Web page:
KENOSHA -- FOX6 News has learned Kenosha fire officials will not be conducting a formal investigation into the arson Tuesday night, April 2 at the former Dairyland Greyhound Park in Kenosha -- with demolition underway.
Fire officials said someone trespassed inside and intentionally set the place on fire. Upon arrival around 8 p.m. Tuesday, crews found three separate fires burning inside the building.
"It's obvious people had been piling up different combustibles and putting them in a position where they could start them on fire," said Battalion Chief Matthew Haertner of the Kenosha Fire Department.
Additional first responders were needed. South Shore fire officials sent their "collapse team" to the scene.
Kenosha residents were left wondering who was responsible and why it happened.
"I can't see why anyone would want to burn down a place that's being torn down, so that's a big question in my mind," said Russell Carrel.
Less than 24 hours since the fire was extinguished, Kenosha officials said Wednesday they would not conduct a formal investigation into the arson. The battalion chief told FOX6 News the instability of the structure due to the demolition was just too risky for a firefighter to go inside.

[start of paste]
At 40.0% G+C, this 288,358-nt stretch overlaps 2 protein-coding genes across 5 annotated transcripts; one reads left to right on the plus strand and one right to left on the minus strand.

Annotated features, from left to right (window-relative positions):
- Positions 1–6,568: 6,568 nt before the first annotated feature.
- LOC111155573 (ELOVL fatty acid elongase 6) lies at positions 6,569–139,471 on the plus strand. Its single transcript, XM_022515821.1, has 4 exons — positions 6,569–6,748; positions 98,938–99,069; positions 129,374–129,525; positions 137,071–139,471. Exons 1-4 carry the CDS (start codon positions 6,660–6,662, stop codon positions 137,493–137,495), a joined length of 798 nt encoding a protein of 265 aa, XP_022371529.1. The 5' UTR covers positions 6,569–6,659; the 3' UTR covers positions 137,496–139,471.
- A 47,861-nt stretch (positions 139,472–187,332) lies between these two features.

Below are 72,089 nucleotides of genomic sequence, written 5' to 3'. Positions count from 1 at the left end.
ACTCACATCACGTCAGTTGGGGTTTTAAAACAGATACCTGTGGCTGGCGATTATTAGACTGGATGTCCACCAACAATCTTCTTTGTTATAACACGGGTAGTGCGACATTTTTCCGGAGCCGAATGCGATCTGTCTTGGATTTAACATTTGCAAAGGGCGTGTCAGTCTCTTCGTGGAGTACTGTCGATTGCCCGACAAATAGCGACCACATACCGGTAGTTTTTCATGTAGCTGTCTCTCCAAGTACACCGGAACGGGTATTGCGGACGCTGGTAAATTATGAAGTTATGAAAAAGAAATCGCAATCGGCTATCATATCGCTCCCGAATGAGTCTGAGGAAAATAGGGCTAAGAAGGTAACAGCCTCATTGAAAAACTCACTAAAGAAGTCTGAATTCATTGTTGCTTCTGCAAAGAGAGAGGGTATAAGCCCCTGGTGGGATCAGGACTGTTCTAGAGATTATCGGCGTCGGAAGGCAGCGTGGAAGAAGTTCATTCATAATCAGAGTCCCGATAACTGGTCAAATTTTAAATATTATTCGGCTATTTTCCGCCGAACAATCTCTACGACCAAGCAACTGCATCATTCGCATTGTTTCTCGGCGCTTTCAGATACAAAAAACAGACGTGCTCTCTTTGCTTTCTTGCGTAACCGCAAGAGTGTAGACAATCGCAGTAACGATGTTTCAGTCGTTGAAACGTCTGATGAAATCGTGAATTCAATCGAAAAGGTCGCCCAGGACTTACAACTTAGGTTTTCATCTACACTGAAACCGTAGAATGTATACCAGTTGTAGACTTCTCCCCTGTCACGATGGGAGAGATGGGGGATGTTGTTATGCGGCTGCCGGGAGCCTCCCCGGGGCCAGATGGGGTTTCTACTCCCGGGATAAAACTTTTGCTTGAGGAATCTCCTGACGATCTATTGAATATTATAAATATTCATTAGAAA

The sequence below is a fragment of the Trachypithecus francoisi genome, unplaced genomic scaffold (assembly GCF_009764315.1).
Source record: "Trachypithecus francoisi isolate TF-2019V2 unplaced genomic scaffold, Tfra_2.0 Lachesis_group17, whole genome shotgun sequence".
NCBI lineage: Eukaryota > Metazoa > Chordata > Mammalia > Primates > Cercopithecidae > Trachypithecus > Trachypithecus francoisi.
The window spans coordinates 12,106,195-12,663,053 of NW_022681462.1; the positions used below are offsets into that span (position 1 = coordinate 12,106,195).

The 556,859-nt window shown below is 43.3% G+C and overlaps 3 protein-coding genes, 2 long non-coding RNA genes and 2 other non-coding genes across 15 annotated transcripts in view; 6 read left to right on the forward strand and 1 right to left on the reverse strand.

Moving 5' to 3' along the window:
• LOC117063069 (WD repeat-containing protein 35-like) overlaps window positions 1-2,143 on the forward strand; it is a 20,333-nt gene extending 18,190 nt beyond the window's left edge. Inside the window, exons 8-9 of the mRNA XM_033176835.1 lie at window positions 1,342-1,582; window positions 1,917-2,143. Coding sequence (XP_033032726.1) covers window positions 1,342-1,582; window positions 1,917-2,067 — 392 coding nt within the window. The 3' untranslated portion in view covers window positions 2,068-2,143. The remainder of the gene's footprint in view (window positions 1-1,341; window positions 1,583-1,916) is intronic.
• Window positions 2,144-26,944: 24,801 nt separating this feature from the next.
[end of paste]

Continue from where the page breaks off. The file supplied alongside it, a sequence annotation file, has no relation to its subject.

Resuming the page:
However, FOX6 News learned a criminal investigation by Kenosha police was still underway.
In the meantime, with demolition back on track, the process of removing the structure took an unexpected turn.
"Our goal is for them to get this down as soon as possible, so we don't have repeat offenders," Haertner said.
Fire officials said Tuesday night that there are cameras around the area that could help identify the person or persons responsible for the fire.
The building is 300,000 square feet -- built in 1989. The property is 228 acres. The greyhound park closed in 2009. In late 2013, it was proposed to be the home of the Menominee Tribe's $800 million Hard Rock International casino project. In early 2015, former Governor Scott Walker rejected the proposal. In August of 2015, the property went on the market. It was sold in September 2017 to a developer for $12.5 million.
Records show a permit for commercial razing was approved in January 2019.